by Julie Pelegrin
Editor’s note: This article was originally posted on March 29, 2018. It has been updated for this posting.
With just a few weeks left in the 2019 legislative session, a legislator’s thoughts turn to…conference committees!
So far this session, the House and the Senate have sent just five bills to conference committee. But there are still more than 300 bills pending in the House and the Senate for this session; chances are good, the number of conference committees will increase. So now seems like a good time for a quick refresher course on the ins and outs of conference committee procedure.
For a bill to go to the Governor, it must pass both the House and the Senate in exactly the same form. If the second house amends a bill, it cannot go to the Governor for signature unless the first house accepts, or “concurs in,” the second house amendments and readopts the bill or unless both houses form a conference committee to create a report that resolves the differences between the two versions.
There is a third option, but it can be risky. A legislator can move for the first house to adhere to its position (i.e., refuse to consider any changes to the bill proposed by the second house). At that point, the second house can choose to recede from its changes and adopt the version of the bill that the first house passed. However, the second house can also choose to adhere to its position (i.e. refuse to consider adopting the first house’s version of the bill). Most often, when the first house adheres to its position and refuses to discuss a compromise, the second house also adheres. If this happens, the bill is dead.
But, let’s assume that the bill sponsor moves to reject the second house amendments and request the formation of a conference committee. The conference committee consists of three persons appointed from each house: Two majority party members and one minority party member. The Speaker and the President will each appoint the two majority members from their respective houses, and the Minority Leaders will each appoint the minority members from their respective houses. In most cases, the bill sponsors in both houses are appointed to the conference committee, and the bill sponsors can submit their preferences for the other members they would like to see appointed to the conference committee from their respective houses.
The conference committee’s report can address any of the differences between the two versions of the bill. But, if the conference committee wants to address language that was not changed by the second house or address an issue that fits within the bill title, but was not included in either version of the bill, the bill sponsors must ask their respective chambers for permission “to go beyond the scope of the differences” between the two versions. Sometimes, the bill sponsors will ask for this permission at the same time that they request a conference committee; more often they do not. The conference committee members can discuss changes that are outside the scope of the differences before they ask for this permission, but the members cannot sign the committee report until both houses have granted the committee permission to go beyond the scope of the differences.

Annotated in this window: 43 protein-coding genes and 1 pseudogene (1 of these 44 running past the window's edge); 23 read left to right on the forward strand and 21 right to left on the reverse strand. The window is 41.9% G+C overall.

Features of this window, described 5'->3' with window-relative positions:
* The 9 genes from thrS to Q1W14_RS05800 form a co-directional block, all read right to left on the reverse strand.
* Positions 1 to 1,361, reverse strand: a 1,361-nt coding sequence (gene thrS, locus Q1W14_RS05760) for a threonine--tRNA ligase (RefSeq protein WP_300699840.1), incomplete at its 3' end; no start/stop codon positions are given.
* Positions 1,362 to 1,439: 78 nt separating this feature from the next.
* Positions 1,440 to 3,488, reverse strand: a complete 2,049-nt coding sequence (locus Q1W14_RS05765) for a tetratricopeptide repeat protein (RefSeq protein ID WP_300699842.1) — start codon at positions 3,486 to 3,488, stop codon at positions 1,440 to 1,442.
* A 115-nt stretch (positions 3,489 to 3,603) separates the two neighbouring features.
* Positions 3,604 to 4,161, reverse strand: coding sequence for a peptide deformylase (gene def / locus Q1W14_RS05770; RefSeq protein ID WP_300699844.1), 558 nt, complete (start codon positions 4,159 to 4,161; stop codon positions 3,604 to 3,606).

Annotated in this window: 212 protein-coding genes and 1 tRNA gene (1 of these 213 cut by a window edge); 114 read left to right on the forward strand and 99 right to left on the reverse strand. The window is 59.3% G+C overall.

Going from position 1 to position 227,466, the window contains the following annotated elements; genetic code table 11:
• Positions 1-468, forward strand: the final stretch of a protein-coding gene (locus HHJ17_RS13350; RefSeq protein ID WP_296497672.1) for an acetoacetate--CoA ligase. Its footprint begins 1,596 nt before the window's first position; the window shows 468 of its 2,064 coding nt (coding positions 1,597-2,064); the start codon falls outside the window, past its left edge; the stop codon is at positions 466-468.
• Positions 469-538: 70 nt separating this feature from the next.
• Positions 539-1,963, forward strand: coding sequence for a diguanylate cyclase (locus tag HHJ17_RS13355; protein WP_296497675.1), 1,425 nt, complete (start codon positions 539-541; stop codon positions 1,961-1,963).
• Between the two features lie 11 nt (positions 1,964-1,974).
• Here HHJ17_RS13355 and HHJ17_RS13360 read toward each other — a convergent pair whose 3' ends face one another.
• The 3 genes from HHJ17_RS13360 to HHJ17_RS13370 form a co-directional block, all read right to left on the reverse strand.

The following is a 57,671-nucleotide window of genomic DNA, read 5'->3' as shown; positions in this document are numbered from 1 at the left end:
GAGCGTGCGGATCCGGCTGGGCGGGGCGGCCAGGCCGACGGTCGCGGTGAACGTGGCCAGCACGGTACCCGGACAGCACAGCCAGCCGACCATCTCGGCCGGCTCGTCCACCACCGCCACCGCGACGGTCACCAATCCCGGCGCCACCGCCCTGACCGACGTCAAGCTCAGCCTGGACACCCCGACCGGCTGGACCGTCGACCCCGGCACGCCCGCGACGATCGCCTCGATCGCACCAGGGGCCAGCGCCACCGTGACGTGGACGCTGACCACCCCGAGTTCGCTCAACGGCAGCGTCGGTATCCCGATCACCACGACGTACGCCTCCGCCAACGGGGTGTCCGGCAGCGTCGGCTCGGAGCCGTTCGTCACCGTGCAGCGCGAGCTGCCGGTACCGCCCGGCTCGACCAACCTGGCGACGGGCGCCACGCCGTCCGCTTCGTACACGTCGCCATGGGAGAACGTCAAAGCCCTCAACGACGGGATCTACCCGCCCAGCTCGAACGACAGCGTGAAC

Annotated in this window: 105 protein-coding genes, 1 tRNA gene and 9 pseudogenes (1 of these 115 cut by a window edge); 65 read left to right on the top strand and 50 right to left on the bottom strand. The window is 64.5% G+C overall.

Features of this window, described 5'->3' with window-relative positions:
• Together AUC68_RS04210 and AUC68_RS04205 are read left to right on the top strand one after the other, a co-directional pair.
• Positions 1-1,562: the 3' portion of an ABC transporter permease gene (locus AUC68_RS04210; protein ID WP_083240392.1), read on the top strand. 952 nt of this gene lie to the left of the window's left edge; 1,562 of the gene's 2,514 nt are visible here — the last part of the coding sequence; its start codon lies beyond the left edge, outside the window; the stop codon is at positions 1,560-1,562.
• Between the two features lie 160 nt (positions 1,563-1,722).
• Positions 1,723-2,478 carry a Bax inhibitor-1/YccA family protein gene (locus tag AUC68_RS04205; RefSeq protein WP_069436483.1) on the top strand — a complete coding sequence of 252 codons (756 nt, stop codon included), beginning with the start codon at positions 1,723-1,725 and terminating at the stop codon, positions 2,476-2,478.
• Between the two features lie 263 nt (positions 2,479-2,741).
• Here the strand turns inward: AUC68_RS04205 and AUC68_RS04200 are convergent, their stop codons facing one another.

The date, time, and location for all conference committee meetings are printed in the House and Senate calendars. After agreeing on wording changes to resolve the differences, the committee may adopt the committee report conceptually or, if the bill drafter prepared the report in advance of the meeting, may adopt the committee report as written. For the report to pass, a majority of the conference committee members from each house (i.e. two House members and two Senate members) must approve the report. Following adoption of the report, the committee members who voted to approve the report sign it. A committee member who voted against the report and any committee member who missed the meeting may also choose to sign the report.
Once the report is signed and turned in to the front desk of the House and the Senate, the house that agreed to go to conference committee, usually the second house, acts first on the report. Usually, the second house adopts the report and readopts the bill as amended by the conference committee report. Then the first house also adopts the report and readopts the bill. At that point, the bill is enrolled and sent to the Governor.
However, either house may choose to adhere to its position, recede from its position, or reject the conference committee report and ask that a second conference committee be formed. Assuming both houses agree to a second conference committee, they will appoint the members of the second conference committee, which may be the same as the first conference committee, and the committee will meet again and attempt to come to another agreement. Only two conference committees can be appointed for a bill. If either house rejects the committee report of the second conference committee, one of the houses will have to recede and adopt the other house’s version, or the bill is dead.
This article describes how conference committees usually work. The OLLS has prepared charts for the House and Senate that explain the possible actions, in addition to adopting a conference committee report, that each house may take in resolving differences between the houses. If you are interested in reading the legislative rules on conference committees, you can find them at House Rule 36, Senate Rule 19, and Joint Rules 4, 5, 6, 7, and 8.